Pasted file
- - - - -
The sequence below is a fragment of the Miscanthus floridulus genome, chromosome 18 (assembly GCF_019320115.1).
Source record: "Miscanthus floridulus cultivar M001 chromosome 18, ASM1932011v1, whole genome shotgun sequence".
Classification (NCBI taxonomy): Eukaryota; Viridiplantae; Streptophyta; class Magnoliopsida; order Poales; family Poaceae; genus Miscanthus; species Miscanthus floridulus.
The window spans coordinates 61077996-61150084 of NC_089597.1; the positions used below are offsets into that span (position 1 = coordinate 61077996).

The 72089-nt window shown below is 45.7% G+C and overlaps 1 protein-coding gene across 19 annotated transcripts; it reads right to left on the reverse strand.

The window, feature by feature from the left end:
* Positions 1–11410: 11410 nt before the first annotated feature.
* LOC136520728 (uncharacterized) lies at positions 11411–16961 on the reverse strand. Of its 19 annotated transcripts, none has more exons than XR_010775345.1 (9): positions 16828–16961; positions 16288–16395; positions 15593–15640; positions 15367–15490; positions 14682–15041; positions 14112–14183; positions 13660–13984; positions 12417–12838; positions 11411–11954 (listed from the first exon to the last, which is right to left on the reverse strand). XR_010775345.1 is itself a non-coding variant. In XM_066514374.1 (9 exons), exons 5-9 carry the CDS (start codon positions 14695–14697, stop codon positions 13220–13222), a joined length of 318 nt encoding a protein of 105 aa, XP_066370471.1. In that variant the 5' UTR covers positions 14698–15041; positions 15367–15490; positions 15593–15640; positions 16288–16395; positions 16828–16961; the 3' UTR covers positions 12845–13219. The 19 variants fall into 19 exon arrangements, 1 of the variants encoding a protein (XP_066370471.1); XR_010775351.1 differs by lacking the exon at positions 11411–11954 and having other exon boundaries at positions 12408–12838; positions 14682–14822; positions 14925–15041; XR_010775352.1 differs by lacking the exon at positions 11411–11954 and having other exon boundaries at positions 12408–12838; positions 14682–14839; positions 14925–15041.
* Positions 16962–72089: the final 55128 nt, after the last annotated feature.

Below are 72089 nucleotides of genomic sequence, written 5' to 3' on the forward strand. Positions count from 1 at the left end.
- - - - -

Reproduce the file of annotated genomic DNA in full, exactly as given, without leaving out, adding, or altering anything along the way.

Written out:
The sequence below is a fragment of the Miscanthus floridulus genome, chromosome 18 (assembly GCF_019320115.1).
Source record: "Miscanthus floridulus cultivar M001 chromosome 18, ASM1932011v1, whole genome shotgun sequence".
Classification (NCBI taxonomy): Eukaryota; Viridiplantae; Streptophyta; class Magnoliopsida; order Poales; family Poaceae; genus Miscanthus; species Miscanthus floridulus.
The window spans coordinates 61077996-61150084 of NC_089597.1; the positions used below are offsets into that span (position 1 = coordinate 61077996).

The 72089-nt window shown below is 45.7% G+C and overlaps 1 protein-coding gene across 19 annotated transcripts; it reads right to left on the reverse strand.

The window, feature by feature from the left end:
* Positions 1–11410: 11410 nt before the first annotated feature.
* LOC136520728 (uncharacterized) lies at positions 11411–16961 on the reverse strand. Of its 19 annotated transcripts, none has more exons than XR_010775345.1 (9): positions 16828–16961; positions 16288–16395; positions 15593–15640; positions 15367–15490; positions 14682–15041; positions 14112–14183; positions 13660–13984; positions 12417–12838; positions 11411–11954 (listed from the first exon to the last, which is right to left on the reverse strand). XR_010775345.1 is itself a non-coding variant. In XM_066514374.1 (9 exons), exons 5-9 carry the CDS (start codon positions 14695–14697, stop codon positions 13220–13222), a joined length of 318 nt encoding a protein of 105 aa, XP_066370471.1. In that variant the 5' UTR covers positions 14698–15041; positions 15367–15490; positions 15593–15640; positions 16288–16395; positions 16828–16961; the 3' UTR covers positions 12845–13219. The 19 variants fall into 19 exon arrangements, 1 of the variants encoding a protein (XP_066370471.1); XR_010775351.1 differs by lacking the exon at positions 11411–11954 and having other exon boundaries at positions 12408–12838; positions 14682–14822; positions 14925–15041; XR_010775352.1 differs by lacking the exon at positions 11411–11954 and having other exon boundaries at positions 12408–12838; positions 14682–14839; positions 14925–15041.
* Positions 16962–72089: the final 55128 nt, after the last annotated feature.

Below are 72089 nucleotides of genomic sequence, written 5' to 3' on the forward strand. Positions count from 1 at the left end.